Lally, T.R. (2009). New taxa of Ptilotus (Amaranthaceae) from Western Australia. Nuytsia 19(1): 53–62.
Robert W. Davis1,3 and Timothy A. Hammer2
1Western Australian Herbarium, Biodiversity and Conservation Science,
Department of Biodiversity, Conservation and Attractions,
Locked Bag 104, Bentley Delivery Centre, Western Australia 6983
2School of Biological Sciences, Faculty of Science, The University of Western Australia,
35 Stirling Highway, Crawley, Western Australia 6009
3Corresponding author, email:
Full-text available
The aervoid clade of Amaranthaceae includes the genera Aerva, Kelita, Nothosaerva, and Omegandra and the diverse Australian genus Ptilotus. Unresolved phylogenetic relationships among these genera have hindered investigations into their evolution. These relationships were tested in this thesis, which led to a re-circumscription of their taxonomy. The morphological and ecological partitioning within two widespread species complexes of Ptilotus were also evaluated, resulting in new species. A better understanding of relationships within the aervoids enabled their chronological, ecological and geographic origins to be tested, indicating that Ptilotus originated in Miocene Australia and underwent rapid cladogensis during widespread aridification in Australia.
Full-text available
Ptilotus R.Br. (Amaranthaceae) is a genus of approximately 120 species, all of which are native to continental Australia and with most of the diversity occurring in Western Australia. A key is presented here for 93 species recognised in Western Australia.
Lally, T.R. New taxa of Ptilotus (Amaranthaceae) from Western Australia. Nuytsia 19(1): 53-62 (2009). Two new species, Ptilotus daphne Lally and P. rigidus Lally, and a new subspecies of P. polakii, subsp. juxtus Lally are described, with distribution maps and illustrations provided.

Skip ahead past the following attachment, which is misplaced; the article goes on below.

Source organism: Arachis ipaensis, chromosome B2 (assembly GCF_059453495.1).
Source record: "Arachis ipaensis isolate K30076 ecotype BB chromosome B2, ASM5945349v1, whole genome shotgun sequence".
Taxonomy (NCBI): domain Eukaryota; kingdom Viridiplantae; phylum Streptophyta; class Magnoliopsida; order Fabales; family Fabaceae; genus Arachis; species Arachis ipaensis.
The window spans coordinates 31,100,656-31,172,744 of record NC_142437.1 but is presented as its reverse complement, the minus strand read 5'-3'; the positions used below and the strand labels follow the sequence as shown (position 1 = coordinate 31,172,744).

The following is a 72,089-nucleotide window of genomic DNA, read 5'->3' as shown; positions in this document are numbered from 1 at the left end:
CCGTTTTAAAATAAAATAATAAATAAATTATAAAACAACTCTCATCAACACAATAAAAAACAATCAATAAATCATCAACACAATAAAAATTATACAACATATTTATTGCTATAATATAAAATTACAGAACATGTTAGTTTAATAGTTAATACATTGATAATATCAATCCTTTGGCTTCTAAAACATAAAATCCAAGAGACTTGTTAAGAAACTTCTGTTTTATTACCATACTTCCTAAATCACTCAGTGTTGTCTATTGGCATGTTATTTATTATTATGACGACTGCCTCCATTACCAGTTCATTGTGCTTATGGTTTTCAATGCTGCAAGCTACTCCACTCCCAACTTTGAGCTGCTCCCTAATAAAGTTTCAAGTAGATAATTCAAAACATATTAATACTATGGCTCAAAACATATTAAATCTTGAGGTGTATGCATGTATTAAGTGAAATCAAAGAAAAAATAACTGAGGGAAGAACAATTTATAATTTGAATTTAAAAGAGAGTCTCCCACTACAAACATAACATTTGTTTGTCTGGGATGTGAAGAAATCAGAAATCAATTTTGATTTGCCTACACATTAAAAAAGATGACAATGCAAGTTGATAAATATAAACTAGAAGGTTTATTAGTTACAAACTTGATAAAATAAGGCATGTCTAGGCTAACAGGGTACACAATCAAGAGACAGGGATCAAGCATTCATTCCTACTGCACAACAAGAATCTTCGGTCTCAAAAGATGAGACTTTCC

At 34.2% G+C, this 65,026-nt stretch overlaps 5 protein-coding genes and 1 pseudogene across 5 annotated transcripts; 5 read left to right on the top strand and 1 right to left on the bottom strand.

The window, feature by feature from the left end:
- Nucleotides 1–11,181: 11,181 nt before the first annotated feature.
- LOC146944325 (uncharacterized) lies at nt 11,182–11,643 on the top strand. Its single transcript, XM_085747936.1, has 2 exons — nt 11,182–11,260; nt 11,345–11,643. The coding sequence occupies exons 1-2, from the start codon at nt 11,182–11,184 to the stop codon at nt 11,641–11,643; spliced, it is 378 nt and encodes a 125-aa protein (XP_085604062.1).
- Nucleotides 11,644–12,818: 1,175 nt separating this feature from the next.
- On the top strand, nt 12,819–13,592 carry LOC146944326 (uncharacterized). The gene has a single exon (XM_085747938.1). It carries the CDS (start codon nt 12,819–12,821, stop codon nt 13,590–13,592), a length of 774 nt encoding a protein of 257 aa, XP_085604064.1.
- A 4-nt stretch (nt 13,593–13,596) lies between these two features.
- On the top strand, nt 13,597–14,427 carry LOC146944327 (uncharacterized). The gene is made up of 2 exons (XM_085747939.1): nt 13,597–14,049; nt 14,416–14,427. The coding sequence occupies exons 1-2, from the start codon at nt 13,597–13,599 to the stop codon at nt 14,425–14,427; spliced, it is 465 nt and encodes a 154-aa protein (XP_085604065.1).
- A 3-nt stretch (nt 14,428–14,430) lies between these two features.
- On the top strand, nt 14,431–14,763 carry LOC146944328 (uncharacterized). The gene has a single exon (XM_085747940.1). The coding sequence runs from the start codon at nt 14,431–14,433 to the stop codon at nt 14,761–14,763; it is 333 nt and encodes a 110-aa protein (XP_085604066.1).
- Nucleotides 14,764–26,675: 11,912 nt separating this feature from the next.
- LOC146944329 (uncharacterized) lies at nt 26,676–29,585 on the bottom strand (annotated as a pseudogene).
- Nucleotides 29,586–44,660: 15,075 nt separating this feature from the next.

Ptilotus (Amaranthaceae) is an Australian genus with over 100 species, most of which occur in arid Western Australia. Ptilotus has been a taxonomically difficult genus; despite rigorous morphological studies into the genus over many years, previous workers have found it difficult to delimit infrageneric groups due to inconsistent morphological variation. With the goal to establish a phylogenetic framework for the genus, 100 taxa were sampled, including 87 Ptilotus spp., and the ITS nrDNA and matK cpDNA were sequenced. The phylogeny was reconstructed using Bayesian, maximum likelihood and maximum parsimony analyses on separate and concatenated datasets. Morphological characters were assessed and compared to clades on the phylogeny to identify synapomorphies and aid in the construction of an infrageneric classification. A diversification rate analysis was used to identify rate shifts in speciation across the phylogeny. Four major clades of the monophyletic Ptilotus were resolved, three small clades together comprising 27% of sampled taxa and a large, diverse clade comprising the remaining 73%. Four floral synapomorphies were identified as uniquely occurring within the latter, although none were common to all taxa in the clade. The diversification rate analysis identified a probable rate shift at the base of Ptilotus, indicating that the genus may have undergone a rapid diversification early in its evolution. This rapid diversification provides a plausible explanation for the lack of consistent variation in morphology among the major clades.
Resolution of the Ptilotus parvifolius complex (Amaranthaceae)
  • T R Lally
Lally, T.R. (2008). Resolution of the Ptilotus parvifolius complex (Amaranthaceae). Journal of the Adelaide Botanic Gardens 22: 37-46.